It’s a three story glass and steel building, similar to a dozen others that line Page Mill Road in the heart of Silicon Valley. It could be HP, which is next door or any one of the established offices of world spanning tech companies that make their home here.
When you walk in the doors however, you’re not greeted by a sterile corporate space or a wood paneled entry. Instead, you’re greeted by a space that feels open and modern and somehow a bit informal. Bikes hang on the walls in an alcove, free for the borrowing and walkways lead off into work spaces from the entry. This is the new home of AOL on the west coast.
The offices were obtained in June of last year as a sublet from Google. The purchase was made to give AOL a place to get a fresh start on its flagging mobile and services divisions after a disastrous merger with Time Warner. The spin off of AOL back into its own firm in 2009 left the giant greatly diminished from its former glory and sadly out of touch when it came to the way that people were now using the internet.
A lack of focus
The fresh feel of the offices is no coincidence. It’s the work of studio o+a, the renowned design firm led by Primo Opilla and Verda Alexander whose previous work includes projects for Facebook, Paypal and Dreamhost. It was commissioned to give AOL the feel of ‘the largest startup in Silicon Valley’ says Brad Garlinghouse, AOL’s President of Applications and Commerce.
Garlinghouse, who leads the team at the Palo Alto office, was brought in by AOL from Yahoo in 2009. You may remember Garlinghouse for the Peanut Butter Manifesto, an internal Yahoo memo which was leaked to the press. In it, he criticized Yahoo for a lack of focus on individual products, saying that they were being spread too thin, like peanut butter. He stated in the memo, “I hate peanut butter. We all should.”
If there’s another company in the tech world that could relate to being spread too thin across too many products, it is AOL. AOL’s history is full of triumphs and failures, many of which are fresh in the minds of the company. This is illustrated in a mural drawn by employees of the Palo Alto offices on the white board in the main hallway. Amongst the designs you can make out an airliner, dropping discs from a cargo bay, with the phrase ‘No more CD carpet bombing!’ scrawled next to it. Bringing in an executive with a drive to create focus would enable it to shed the crusts of what didn’t work and focus on what will for the future.
To this end, the Applications and Commerce division started making changes and were rewarded with positive results from some major early decisions. They removed 60% of the ads from their mail product and their revenue from those ads went up 30%, they re-designed AOL’s mobile homepage and traffic went up 100%. The Patch product now produces 1,000 pieces of localized news and content an hour.
A fresh startup
When I spoke to Kelly Mayes from AOL’s Corporate Communications during a recent visit I asked her about the startups which occupy much of AOL’s first floor. She says that AOL plans to lease most of the building to other companies or startups, occupying the top floor itself. Some tenants, including SSE Labs, the Stanford student startup accelerator, are already in the building.
Mayes says that they plan on leasing most of the space for a greatly reduced amount of rent. This will provide the tennants with space to work in a gorgeous new building and it will provide AOL with the energetic, youthful atmosphere of a venture starting out fresh.
One of the startups housed in the building is Kitchit, a service that pairs people having dinner parties with master chefs and caterers. AOL hired a chef through the service to provide the catering for the open house for media. Brendan Marshall, the co-founder and CEO of Kitchit says that it has a growing network of chefs on its roster and is being advised by experienced culinary veterans like the former head chef of Google. The food is certainly top notch but the benefits of having startups like Kitchit in-house go far beyond culinary.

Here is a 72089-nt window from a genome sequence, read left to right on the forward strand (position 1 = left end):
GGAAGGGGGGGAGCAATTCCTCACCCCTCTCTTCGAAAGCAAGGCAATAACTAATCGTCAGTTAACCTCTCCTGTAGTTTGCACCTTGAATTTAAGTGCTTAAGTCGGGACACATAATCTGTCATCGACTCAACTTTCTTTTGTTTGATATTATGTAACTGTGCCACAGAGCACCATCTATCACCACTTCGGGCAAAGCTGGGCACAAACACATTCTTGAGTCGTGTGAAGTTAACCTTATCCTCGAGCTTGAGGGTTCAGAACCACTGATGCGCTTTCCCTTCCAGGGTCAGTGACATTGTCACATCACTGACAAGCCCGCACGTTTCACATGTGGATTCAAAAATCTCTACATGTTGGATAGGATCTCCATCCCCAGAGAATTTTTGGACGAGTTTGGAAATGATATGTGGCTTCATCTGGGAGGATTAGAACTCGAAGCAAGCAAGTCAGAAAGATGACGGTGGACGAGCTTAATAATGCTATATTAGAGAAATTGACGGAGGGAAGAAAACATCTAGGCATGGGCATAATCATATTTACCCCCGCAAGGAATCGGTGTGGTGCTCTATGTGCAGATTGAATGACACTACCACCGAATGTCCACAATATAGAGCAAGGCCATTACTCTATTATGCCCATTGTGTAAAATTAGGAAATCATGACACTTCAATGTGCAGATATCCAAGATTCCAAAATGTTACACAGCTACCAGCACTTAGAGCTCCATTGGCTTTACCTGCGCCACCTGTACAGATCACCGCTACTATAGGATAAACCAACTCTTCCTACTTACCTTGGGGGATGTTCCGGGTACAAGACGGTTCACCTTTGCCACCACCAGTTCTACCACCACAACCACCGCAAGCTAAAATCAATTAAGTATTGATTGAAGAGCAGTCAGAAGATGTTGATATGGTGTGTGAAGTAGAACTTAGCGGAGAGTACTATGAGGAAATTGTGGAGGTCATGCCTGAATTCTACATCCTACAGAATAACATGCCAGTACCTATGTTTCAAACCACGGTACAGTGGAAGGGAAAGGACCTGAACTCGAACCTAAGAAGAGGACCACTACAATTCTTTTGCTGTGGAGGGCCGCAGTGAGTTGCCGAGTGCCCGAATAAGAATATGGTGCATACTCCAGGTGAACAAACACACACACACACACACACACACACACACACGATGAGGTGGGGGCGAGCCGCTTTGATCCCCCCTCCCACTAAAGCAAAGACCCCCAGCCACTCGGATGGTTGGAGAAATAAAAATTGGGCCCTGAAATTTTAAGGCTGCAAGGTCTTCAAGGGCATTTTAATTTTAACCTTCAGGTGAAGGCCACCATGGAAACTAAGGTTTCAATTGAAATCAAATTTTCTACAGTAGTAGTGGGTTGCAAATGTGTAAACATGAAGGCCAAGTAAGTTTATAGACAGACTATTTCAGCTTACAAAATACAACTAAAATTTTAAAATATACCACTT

The upper floor, where AOL is housed, is home to a rec room with beer on tap, ping-pong tables and lounging space. When I was leaving the building at 7pm there were still games going and code being written, all powered by the youthful vigor that AOL hopes to tap to help them rebuild its online presence and reputation.
Wine and roses
That reputation has taken a pounding in recent months with criticism over the acquisition of high dollar properties like the Huffington Post and the leak of the ‘AOL Way‘, a roadmap for online content compiled by AOL’s CEO Tim Armstrong. The document shot waves of indignation through the ranks of many writers in the industry with the way it handled blogging as a volume-based exercise that emphasized, not an article’s quality, but its ability to drive traffic independent of AOL’s home pages. This, coupled with the implication that editorial choices should be based not on the validity of the story but on its ability to drive traffic, made AOL blogger enemy number one almost overnight.
Speculation has run rampant in the community that the AOL Way is behind the recent exodus of many journalists from AOL properties. This is almost assuredly the case with Engadget which has famously lost much of it’s prominent editorial staff including Editor in Chief Joshua Topolsky and Associate Editor Paul Miller. Miller referenced the AOL Way specifically in his parting note stating “AOL sees content as a commodity it can sell ads against. That might make good business sense (though I doubt it), but it doesn’t promote good journalism or even good entertainment.”
Even outside of the publishing division AOL’s business hasn’t exactly been wine and roses for the past several years. The revelation by earnings numbers in January that 43% of their revenue still comes from subscriptions to services, the majority of which people may soon realize they don’t need just to read their mail, has led many to predict another year of poor profits for the company.
Where to now?
While the choices of the company as a whole will no doubt be borne out as good for business or yet another misstep by the bottom line, the Palo Alto offices are doing things a bit differently. The new beautifully designed working space, the presence of the startups and an investment by the management in paying attention to and polishing each aspect of AOL’s online empire. Those things set the tone here, not the troubles of waning subscriptions or Tim Armstrong’s publishing policies.